"I was one of the people who interviewed Henry before he was hired. It took me about two minutes to see he was trouble. He had con man written all over him. Right away, he started making comments about the picture of my teenage daughter I keep on my desk. ’She should be a movie star,’ and garbage like that. I told him he’d better get his eyes off my little girl unless he liked the sting of buckshot. I heard he snowed old J.T. pretty well, buttering him up about his college diploma or some such nonsense. Henry’s the sort of guy who would say absolutely anything to get what he wanted. What I want to know is how we end up hiring somebody like that. Don’t we screen these guys or call their old employers? I mean, come on!"

—Emily Hammond, human resources director
"’The Henry Situation,’ as we’ve started calling it, has the potential to really hurt us. The man did a lot of damage around here in a short amount of time. The alleged theft is the least of our problems. Anna Hernandez, who Henry supposedly molested, is filing a lawsuit against us for our failure to provide a harassment-free workplace. Anna has been a model employee for the last three years, and I’m really worried about this. She’s seeing a psychological counselor and is on medical leave right now.

"The shame of it is that we did this to ourselves. My office was about to begin checking Henry’s references when J.T. signed off on his hiring forms. When the president signs off, the candidate bypasses the usual reference checks. I asked J.T. about it and he said, ’Trust me on this one. Henry’s a good guy.’ A good guy, my foot. Yesterday, just for the heck of it, I called some of his references. Two out of the three references basically told me they wouldn’t touch Henry with a ten-foot pole. It took me a total of ten minutes to learn we should not have hired the man. I have pushed for years that we always call references before hiring someone, no matter how terrific they seem. Another thing we need to initiate is a formal background check for all new hires. Quite a few of the references that candidates provide are either not reliable or refuse to say anything one way or the other. Even when we call the references, we don’t get anything of value. A background check would at least weed out the confirmed weirdos and convicted criminals. Yes, it costs some money to do background checks, but it also costs money to be sued. Pay now or pay later. The only problem is that when you pay later, it’s always a whole lot more money.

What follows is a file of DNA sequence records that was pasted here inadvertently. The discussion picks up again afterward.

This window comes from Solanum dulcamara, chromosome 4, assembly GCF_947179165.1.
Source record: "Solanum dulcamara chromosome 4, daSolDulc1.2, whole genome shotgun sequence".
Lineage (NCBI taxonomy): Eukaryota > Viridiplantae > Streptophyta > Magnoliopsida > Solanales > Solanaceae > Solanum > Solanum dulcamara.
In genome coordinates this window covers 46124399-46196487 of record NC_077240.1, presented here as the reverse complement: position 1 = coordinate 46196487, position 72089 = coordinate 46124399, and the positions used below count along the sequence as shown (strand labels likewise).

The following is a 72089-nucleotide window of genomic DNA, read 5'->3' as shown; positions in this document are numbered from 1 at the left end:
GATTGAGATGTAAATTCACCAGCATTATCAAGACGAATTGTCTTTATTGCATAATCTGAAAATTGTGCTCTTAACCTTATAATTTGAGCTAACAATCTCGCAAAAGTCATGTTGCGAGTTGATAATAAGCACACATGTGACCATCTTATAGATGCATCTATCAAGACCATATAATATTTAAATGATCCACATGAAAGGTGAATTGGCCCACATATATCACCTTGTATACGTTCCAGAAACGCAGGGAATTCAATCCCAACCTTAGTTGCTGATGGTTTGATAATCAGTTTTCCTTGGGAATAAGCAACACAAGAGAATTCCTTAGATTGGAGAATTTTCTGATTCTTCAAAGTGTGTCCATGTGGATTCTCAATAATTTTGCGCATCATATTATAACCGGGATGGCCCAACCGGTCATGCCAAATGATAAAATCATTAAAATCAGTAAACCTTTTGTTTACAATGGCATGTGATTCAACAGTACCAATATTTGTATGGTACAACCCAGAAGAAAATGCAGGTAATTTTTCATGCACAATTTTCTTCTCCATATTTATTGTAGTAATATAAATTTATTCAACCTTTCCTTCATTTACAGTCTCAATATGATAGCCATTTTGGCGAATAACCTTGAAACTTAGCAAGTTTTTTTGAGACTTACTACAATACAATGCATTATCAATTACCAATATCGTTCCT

"I happen to know that the president had some words to say about our new employee orientation. No, it’s not perfect. We’re working to add more value to it right now. To blame our orientation process for the Henry Situation is laughable. I would laugh right now if I weren’t so depressed. It wouldn’t have mattered what kind of orientation Henry got, he was a ticking bomb that we invited into our company. We brought him in and he exploded. Now we’ve got one heck of a mess to clean up."

When you hire people, remember:

  • References can provide valuable information about job candidates

  • Background checks are a wise investment

  • First impressions about people are often not accurate

  • All personnel involved in the hiring process should get together and discuss the candidate before any decisions are made

  • Hiring the wrong person can cause lasting damage to your organization

  • Take the time to hire people who will uphold the values your organization represents


About The Author

Craig Cochran’s picture

Craig Cochran

Craig Cochran is a project manager with Georgia Tech’s Enterprise Innovation Institute. Cochran is the author of The Seven Lessons: Management Tools for Success; Problem Solving in Plain English; ISO 9001 in Plain English; Customer Satisfaction: Tools, Techniques, and Formulas for Success; The Continual Improvement Process: From Strategy to the Bottom Line; and Becoming a Customer-Focused Organization, all available from Paton Professional. His most recent book is ISO 9001:2015 in Plain English, also available from Paton Professional.